of the packets. The network administrator needs to configure
the mappings between protocol types and VLAN IDs. When
the switch receives an untagged frame, it searches the
protocol-VLAN mapping table for a VLAN tag mapping the
protocol of the frame and adds it to the frame.
The protocol support vlan assignment contains
IPV4\IPV6\IPX\AppleTalk(AT), encapsulation type is Ethernet
II802.3 raw802.2 LLC802.2 SNAP.
Policy-based VLAN assignment
Terminals MAC addresses and IP addresses need to be
configured and associated with VLANs on the switch. Only
terminals matching conditions can be added to a specified
VLAN. After terminals matching conditions are added to the
VLAN, changes of the IP addresses or MAC addresses may
cause the terminals to be removed from the VLAN.

Topology description
To implement intra-communication in VLAN 2 and VLAN 3
through the trunk link between S1 and S2, add Port 2 on S1
and Port 1 on S2 to VLAN 2 and VLAN 3.
PC1 sends a frame to PC2 as follows:
The frame is first sent to Port 4 on S1.
Port 4 adds a tag to the frame. The VID field of the tag
is 2, that is, the ID of the VLAN to which Port 4 belongs.
S1 sends the frame to all interfaces in VLAN 2 except
Port 4 (Suppose the table of MAC address is empty).
Port 2 forwards the frame to S2.
After receiving the frame, S2 determines that the frame
belongs to VLAN 2 based on the tag. S2 sends the
frame to all interfaces in VLAN 2 except for Port 1.
Port 3 sends the frame to PC2.

Topology description
R1 is a Layer 3 switch supporting sub-interfaces, and S1 is a
Layer 2 switching device. LANs are connected using the
switched Ethernet interface on S1 and the routed Ethernet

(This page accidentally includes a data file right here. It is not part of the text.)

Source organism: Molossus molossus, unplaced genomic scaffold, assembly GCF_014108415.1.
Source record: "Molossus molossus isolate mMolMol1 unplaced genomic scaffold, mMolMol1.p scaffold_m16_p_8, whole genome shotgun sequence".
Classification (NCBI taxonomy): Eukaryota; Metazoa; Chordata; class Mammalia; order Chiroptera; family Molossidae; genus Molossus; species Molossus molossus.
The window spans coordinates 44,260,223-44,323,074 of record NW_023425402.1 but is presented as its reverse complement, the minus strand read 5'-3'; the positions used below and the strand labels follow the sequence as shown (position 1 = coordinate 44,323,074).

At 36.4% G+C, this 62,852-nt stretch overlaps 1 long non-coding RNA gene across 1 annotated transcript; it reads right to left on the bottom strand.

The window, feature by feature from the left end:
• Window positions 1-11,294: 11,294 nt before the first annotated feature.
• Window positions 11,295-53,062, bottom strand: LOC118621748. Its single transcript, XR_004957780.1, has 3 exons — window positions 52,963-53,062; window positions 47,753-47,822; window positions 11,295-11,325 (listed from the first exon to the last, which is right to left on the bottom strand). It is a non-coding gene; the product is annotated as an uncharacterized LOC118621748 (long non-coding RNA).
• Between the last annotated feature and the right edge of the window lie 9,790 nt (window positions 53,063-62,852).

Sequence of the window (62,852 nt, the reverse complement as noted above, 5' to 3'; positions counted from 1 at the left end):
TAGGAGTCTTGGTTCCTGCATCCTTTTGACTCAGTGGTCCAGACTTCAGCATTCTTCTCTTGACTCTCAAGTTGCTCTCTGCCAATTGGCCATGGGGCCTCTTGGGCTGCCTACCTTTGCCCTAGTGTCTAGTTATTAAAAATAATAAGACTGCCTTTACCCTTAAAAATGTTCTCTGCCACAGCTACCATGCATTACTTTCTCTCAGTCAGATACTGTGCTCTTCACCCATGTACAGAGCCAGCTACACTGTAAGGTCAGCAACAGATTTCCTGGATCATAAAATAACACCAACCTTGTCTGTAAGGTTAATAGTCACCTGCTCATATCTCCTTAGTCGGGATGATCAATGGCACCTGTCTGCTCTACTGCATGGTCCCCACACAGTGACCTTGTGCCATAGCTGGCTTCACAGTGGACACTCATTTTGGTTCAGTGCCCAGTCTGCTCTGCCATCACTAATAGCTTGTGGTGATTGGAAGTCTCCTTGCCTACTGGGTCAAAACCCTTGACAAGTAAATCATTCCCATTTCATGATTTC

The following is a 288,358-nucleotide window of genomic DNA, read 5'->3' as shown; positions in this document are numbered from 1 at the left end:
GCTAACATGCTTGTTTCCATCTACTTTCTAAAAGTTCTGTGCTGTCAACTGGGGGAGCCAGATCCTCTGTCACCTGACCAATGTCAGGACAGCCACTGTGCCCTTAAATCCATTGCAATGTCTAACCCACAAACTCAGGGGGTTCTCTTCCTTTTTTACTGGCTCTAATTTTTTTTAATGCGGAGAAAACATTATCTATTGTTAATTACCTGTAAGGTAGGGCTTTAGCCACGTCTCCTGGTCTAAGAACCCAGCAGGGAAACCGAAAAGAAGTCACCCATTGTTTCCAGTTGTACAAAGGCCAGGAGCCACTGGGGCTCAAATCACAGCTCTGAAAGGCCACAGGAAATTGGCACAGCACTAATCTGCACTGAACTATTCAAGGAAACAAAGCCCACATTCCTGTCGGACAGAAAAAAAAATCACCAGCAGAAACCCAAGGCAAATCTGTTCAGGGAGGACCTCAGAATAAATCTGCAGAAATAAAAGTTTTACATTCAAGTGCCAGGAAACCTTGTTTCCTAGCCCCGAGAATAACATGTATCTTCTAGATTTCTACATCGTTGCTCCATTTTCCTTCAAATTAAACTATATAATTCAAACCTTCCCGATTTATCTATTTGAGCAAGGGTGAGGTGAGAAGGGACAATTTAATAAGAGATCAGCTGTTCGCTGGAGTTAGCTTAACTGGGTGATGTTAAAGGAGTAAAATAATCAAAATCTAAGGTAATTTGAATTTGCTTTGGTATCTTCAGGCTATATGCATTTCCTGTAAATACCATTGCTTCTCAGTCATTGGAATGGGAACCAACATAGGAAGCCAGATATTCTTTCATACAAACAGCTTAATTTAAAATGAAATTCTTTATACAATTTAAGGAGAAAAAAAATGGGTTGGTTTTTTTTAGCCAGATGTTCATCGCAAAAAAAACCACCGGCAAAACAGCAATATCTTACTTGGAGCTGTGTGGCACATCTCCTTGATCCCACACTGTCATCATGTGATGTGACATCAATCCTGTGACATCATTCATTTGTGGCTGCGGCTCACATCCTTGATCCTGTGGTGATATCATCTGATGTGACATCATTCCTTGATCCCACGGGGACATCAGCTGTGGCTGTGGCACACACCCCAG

interface on R1. To implement inter-VLAN communication,
perform the following operations:
Create two sub-interfaces on the Ethernet interfaces
connecting R1 and S1, and configure 802.1Q
encapsulation on sub-interfaces corresponding to
VLAN 2 and VLAN 3.
Configure IP addresses for sub-interfaces to ensure the
two sub-interfaces have reachable routes.
Configure Ethernet interfaces connecting S1 and R1 as
trunk or hybrid interfaces and configure them to allow
frames from VLAN 2 and VLAN 3 to pass through.
Configure the default gateway address as the IP
address of the sub-interface mapping the VLAN to
which the host belongs.
PC1 communicates with PC2 as follows:
PC1 checks the IP address of PC2 and determines that
PC2 is in another VLAN.
PC1 sends an ARP Request packet to R1 to request
R1's MAC address.

After receiving the ARP Request packet, R1 returns an


ARP Reply packet in which the source MAC address is
the MAC address of the sub-interface mapping VLAN 2.
PC1 obtains R1's MAC address.
PC1 sends a packet in which the destination MAC
address is the MAC address of the sub-interface and
the destination IP address is PC2's IP address to R1.
After receiving the packet, R1 forwards the packet and
detects that the route to PC2 is a direct route. The
packet is forwarded by the sub-interface mapping
VLAN 3.
R1 as the gateway in VLAN 3 broadcasts an ARP
Request packet requesting PC2's MAC address.
After receiving the ARP Request packet, PC2 returns
an ARP Reply packet.
After receiving the ARP Reply packet, R1 sends the
packet from PC1 to PC2. All packets sent from PC1 to
PC2 are sent to R1 first for Layer 3 forwarding.

A routing table must have correct routing entries so that new


data flows can be correctly forwarded. You can deploy VLANIF
interfaces and routing protocols on Layer 3 switches to
implement Layer 3 connectivity.

Topology description
VLAN 2 and VLAN 3 are assigned. To implement interVLAN communication, perform the following operations:
Create two VLANIF interfaces on S1 and configure
IP addresses for them to ensure the two VLANIF
interfaces have reachable routes.
Configure the default gateway address as the IP
address of the VLANIF interface mapping the